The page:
6. Saline nose spray – I like the Xlear brand with Xylitol. Can prevent bacteria breathed in hospital from adhering to the nasal passages. Sometimes that’s not enough. When Dad started to develop sinus problems during a hospital stay I asked the doctor if I could bring in a vaporizer – no problem! Glad I asked. And don’t forget good, soft tissues from home – ditch the rough and scratchy cheap ones the hospital supplies.

7. Nicely scented antibacterial hand gel  While it’s often available from wall units in hospitals, it’s drying and smells nasty. I like the lavender scented gel from EO. Makes us all feel special.

8. My soft, fuzzy green blanket – The texture is wonderful, the color is calming. Mom and Dad get lovely heated blankets and I don’t hesitate to ask for them frequently.

9. My own pillow – With a good cover on it and pillowcase to protect against picking up germs. They usually don’t want Mom and Dad to use their own pillow in the hospital bed though.

10. Mom and/or Dad’s slippers and robe and a change of clothes for their homecoming. I also bring my slippers – I can stay more relaxed in their room if I wear my slippers – psychological? Perhaps. But if it works, do it. I keep an easy to wash pair just for hospital visits. Also hair brush, ponytail holders, hair clips.

11. A small flashlight – To read or find things in the room when they are asleep.

12. Eye mask – For me or them. Keeps us from waking up any time someone opens the door during the night.

13. A sound machine – A portable one or iPad app with calming nature sounds or white noise. It blocks out the beeping and other disturbing hospital noises.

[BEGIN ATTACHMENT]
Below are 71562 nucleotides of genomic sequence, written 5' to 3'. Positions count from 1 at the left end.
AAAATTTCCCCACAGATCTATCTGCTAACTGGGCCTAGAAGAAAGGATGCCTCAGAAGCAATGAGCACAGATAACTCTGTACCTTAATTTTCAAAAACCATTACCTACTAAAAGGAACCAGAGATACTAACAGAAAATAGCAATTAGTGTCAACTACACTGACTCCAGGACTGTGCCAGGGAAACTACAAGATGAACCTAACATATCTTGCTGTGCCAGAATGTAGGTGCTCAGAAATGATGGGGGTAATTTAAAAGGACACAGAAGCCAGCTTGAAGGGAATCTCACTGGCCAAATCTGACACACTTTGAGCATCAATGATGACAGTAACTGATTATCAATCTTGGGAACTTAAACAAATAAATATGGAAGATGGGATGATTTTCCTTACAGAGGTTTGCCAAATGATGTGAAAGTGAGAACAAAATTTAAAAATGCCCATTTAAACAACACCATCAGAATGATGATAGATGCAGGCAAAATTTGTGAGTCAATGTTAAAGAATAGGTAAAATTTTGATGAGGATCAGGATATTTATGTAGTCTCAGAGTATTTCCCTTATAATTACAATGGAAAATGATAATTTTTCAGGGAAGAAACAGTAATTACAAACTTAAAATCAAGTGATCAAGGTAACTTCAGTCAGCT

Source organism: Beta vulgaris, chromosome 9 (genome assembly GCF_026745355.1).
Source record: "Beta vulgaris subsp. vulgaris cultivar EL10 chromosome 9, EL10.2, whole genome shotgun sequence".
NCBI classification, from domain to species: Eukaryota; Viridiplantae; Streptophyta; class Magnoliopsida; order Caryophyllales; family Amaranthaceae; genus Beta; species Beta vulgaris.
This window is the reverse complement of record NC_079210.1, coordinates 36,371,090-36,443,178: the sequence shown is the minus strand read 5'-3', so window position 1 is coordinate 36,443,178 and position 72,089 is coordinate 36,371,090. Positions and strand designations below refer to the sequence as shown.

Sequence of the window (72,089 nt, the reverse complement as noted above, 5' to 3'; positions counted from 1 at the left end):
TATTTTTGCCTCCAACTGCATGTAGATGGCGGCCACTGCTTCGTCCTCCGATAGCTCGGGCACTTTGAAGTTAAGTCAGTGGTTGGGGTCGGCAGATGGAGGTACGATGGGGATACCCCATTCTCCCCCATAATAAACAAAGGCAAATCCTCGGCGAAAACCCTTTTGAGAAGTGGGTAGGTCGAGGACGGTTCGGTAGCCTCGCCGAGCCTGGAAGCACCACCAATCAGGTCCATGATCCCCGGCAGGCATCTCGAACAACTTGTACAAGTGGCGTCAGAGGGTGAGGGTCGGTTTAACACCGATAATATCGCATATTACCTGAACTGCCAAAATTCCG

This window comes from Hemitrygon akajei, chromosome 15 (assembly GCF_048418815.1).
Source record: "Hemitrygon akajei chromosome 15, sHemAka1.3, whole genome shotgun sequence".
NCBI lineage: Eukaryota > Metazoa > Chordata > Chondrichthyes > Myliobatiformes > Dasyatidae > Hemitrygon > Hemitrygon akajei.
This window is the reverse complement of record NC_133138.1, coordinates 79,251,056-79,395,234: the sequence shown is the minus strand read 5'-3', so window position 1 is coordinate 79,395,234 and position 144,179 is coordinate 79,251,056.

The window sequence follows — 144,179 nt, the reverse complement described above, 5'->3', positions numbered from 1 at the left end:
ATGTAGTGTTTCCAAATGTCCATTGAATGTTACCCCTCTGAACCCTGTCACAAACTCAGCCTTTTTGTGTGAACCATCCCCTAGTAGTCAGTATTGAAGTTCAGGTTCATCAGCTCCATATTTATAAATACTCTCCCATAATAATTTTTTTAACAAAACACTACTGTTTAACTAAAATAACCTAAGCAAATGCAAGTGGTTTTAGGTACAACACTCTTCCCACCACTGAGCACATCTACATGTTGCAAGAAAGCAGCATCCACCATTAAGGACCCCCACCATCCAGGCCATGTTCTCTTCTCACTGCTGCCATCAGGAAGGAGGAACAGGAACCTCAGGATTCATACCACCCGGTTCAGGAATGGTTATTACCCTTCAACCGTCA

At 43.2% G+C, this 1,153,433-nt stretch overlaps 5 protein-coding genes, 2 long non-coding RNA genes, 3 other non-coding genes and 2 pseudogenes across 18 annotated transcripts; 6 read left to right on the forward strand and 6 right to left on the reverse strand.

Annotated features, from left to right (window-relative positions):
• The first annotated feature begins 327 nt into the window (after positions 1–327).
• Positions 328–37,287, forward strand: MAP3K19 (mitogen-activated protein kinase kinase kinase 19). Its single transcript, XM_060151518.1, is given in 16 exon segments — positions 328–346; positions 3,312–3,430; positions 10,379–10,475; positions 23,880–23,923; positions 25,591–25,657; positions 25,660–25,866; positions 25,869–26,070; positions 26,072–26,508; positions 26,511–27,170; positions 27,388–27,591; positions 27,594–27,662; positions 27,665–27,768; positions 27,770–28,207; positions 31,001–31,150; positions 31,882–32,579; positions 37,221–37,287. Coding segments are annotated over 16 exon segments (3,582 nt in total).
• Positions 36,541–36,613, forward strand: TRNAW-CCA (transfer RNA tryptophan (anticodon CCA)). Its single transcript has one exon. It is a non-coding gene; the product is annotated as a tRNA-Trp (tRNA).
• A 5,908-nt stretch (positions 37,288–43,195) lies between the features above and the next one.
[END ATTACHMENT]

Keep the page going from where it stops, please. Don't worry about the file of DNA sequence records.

14. Room spray – A friend gave my Mom a beautiful scent when she broke her hip and it’s amazing how spraying that makes us all feel better. It obliterates nasty hospital odors and aromatherapy is good for us all.

15. Mom’s teddy bears – She has a collection and for an extended stay I bring in a couple of them. They make her laugh and I think they are a bit comforting too. Any familiar item from home can be helpful.

16. Portable CD player – For extended hospital stays when I don’t have enough tunes on my iPad to last.

17. Flowers – They really do brighten the room as well as our spirits. Intensive care or certain hospital units will not always allow live flowers, but will often OK silk flowers.

18. Pictures – I bring tape, beautiful nature pictures, and copies of family photos. I tape them on walls or mirrors along with get well cards. Easy to take down when we get to go home. When Mom fractured her spine and couldn’t stand on her own, I posted photos of her standing tall and strong as inspiration while she recovered from surgery.

19. Insist on a cot or a room with built-in couch/bed – If you end up spending the night with your loved one you may not sleep much but when you do you’ll sleep much better. I usually have to ask as they are rarely offered but always materialize when asked for.

20. Dark chocolate – Lots of it!!!

What’s in your hospital survival kit?! Please share your suggestions in the Comments section, below.

Here’s hoping your next trip to the hospital will be a bit more safe, calm and healing.

Photo Credit: Amy Goyer